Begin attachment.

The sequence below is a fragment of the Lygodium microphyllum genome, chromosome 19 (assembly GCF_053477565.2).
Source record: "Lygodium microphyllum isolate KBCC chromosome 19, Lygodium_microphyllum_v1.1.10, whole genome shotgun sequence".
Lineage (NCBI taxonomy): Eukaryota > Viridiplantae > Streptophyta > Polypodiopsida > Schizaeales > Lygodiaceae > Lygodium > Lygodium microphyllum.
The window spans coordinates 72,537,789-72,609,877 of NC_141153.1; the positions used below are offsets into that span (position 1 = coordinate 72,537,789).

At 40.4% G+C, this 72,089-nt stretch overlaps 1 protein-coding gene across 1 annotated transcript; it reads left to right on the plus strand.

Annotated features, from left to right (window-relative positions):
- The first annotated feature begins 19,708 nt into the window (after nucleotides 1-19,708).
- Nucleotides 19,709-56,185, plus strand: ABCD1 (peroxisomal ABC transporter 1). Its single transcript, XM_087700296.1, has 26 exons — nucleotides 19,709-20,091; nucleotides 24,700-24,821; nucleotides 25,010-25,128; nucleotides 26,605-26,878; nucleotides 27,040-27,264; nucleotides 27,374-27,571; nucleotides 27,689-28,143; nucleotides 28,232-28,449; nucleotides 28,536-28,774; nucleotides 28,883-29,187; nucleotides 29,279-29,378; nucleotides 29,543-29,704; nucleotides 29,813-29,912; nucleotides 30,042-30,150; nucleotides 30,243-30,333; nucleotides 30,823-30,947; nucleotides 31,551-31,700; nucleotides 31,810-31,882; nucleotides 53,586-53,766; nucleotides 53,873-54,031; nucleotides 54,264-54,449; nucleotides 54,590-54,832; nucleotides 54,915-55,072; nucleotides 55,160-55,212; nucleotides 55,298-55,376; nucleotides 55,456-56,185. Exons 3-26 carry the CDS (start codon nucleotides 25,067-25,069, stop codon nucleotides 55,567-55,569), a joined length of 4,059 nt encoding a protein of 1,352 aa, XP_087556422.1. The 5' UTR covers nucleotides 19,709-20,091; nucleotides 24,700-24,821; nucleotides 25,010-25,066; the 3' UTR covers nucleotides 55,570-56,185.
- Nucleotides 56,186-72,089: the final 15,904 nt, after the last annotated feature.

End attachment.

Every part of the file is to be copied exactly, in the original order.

The sequence below is a fragment of the Lygodium microphyllum genome, chromosome 19 (assembly GCF_053477565.2).
Source record: "Lygodium microphyllum isolate KBCC chromosome 19, Lygodium_microphyllum_v1.1.10, whole genome shotgun sequence".
Lineage (NCBI taxonomy): Eukaryota > Viridiplantae > Streptophyta > Polypodiopsida > Schizaeales > Lygodiaceae > Lygodium > Lygodium microphyllum.
The window spans coordinates 72,537,789-72,609,877 of NC_141153.1; the positions used below are offsets into that span (position 1 = coordinate 72,537,789).

At 40.4% G+C, this 72,089-nt stretch overlaps 1 protein-coding gene across 1 annotated transcript; it reads left to right on the plus strand.

Annotated features, from left to right (window-relative positions):
- The first annotated feature begins 19,708 nt into the window (after nucleotides 1-19,708).
- Nucleotides 19,709-56,185, plus strand: ABCD1 (peroxisomal ABC transporter 1). Its single transcript, XM_087700296.1, has 26 exons — nucleotides 19,709-20,091; nucleotides 24,700-24,821; nucleotides 25,010-25,128; nucleotides 26,605-26,878; nucleotides 27,040-27,264; nucleotides 27,374-27,571; nucleotides 27,689-28,143; nucleotides 28,232-28,449; nucleotides 28,536-28,774; nucleotides 28,883-29,187; nucleotides 29,279-29,378; nucleotides 29,543-29,704; nucleotides 29,813-29,912; nucleotides 30,042-30,150; nucleotides 30,243-30,333; nucleotides 30,823-30,947; nucleotides 31,551-31,700; nucleotides 31,810-31,882; nucleotides 53,586-53,766; nucleotides 53,873-54,031; nucleotides 54,264-54,449; nucleotides 54,590-54,832; nucleotides 54,915-55,072; nucleotides 55,160-55,212; nucleotides 55,298-55,376; nucleotides 55,456-56,185. Exons 3-26 carry the CDS (start codon nucleotides 25,067-25,069, stop codon nucleotides 55,567-55,569), a joined length of 4,059 nt encoding a protein of 1,352 aa, XP_087556422.1. The 5' UTR covers nucleotides 19,709-20,091; nucleotides 24,700-24,821; nucleotides 25,010-25,066; the 3' UTR covers nucleotides 55,570-56,185.
- Nucleotides 56,186-72,089: the final 15,904 nt, after the last annotated feature.